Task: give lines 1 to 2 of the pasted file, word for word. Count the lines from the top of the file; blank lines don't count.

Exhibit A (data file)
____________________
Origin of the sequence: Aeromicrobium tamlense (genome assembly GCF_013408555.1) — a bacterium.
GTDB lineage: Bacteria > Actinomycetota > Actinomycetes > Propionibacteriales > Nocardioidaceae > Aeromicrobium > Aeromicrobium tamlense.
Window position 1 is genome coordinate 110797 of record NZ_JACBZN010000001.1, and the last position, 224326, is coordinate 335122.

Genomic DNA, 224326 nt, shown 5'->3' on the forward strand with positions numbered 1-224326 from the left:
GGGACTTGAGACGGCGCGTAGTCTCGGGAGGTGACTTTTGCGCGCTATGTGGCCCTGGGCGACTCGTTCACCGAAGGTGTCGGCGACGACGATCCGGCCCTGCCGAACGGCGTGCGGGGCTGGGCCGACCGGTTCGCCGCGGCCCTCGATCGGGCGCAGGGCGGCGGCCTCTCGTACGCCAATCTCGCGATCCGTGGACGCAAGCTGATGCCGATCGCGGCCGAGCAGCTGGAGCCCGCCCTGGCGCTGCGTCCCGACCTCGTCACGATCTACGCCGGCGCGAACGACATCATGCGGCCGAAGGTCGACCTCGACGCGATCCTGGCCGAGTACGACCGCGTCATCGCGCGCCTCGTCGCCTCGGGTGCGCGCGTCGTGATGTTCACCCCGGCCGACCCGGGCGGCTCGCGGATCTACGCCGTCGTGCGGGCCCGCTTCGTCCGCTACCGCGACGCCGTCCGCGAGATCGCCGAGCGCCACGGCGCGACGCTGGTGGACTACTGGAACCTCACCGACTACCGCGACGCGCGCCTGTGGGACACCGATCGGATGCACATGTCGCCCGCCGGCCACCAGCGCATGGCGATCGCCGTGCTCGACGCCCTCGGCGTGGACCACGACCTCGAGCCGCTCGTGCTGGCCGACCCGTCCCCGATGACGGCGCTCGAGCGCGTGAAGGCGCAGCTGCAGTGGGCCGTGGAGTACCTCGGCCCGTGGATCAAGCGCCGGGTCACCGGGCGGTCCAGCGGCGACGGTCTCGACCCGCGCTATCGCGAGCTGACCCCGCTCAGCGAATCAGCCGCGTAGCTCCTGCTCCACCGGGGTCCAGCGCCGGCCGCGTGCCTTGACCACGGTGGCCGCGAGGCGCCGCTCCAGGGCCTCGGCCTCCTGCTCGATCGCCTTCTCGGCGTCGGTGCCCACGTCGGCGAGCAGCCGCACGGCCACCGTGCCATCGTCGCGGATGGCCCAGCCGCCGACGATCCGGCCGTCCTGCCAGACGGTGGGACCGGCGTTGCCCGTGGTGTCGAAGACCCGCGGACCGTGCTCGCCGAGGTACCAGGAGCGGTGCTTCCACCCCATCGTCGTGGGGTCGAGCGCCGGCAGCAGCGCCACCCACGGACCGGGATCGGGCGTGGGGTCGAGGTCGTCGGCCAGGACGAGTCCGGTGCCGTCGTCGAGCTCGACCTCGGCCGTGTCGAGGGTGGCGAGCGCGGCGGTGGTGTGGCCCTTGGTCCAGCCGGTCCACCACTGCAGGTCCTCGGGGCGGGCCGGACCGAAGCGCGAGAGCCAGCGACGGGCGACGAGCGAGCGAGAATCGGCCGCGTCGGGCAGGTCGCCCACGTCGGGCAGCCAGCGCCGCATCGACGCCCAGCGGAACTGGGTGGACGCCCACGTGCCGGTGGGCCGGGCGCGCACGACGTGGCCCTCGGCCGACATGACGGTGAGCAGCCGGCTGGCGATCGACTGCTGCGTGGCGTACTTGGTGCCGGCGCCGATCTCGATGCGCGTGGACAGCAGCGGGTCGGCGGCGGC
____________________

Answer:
Origin of the sequence: Aeromicrobium tamlense (genome assembly GCF_013408555.1) — a bacterium.
GTDB lineage: Bacteria > Actinomycetota > Actinomycetes > Propionibacteriales > Nocardioidaceae > Aeromicrobium > Aeromicrobium tamlense.